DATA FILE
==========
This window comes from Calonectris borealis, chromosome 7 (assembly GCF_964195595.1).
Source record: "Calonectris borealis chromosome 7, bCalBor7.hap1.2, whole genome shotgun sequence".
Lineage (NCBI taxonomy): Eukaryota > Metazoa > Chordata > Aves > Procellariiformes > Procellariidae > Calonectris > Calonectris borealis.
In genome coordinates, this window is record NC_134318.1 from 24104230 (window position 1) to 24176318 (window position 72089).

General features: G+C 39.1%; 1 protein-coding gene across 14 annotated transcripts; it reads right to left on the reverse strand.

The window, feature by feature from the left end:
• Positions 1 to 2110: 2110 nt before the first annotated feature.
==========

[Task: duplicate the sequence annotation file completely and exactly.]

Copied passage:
This window comes from Calonectris borealis, chromosome 7 (assembly GCF_964195595.1).
Source record: "Calonectris borealis chromosome 7, bCalBor7.hap1.2, whole genome shotgun sequence".
Lineage (NCBI taxonomy): Eukaryota > Metazoa > Chordata > Aves > Procellariiformes > Procellariidae > Calonectris > Calonectris borealis.
In genome coordinates, this window is record NC_134318.1 from 24104230 (window position 1) to 24176318 (window position 72089).

General features: G+C 39.1%; 1 protein-coding gene across 14 annotated transcripts; it reads right to left on the reverse strand.

The window, feature by feature from the left end:
• Positions 1 to 2110: 2110 nt before the first annotated feature.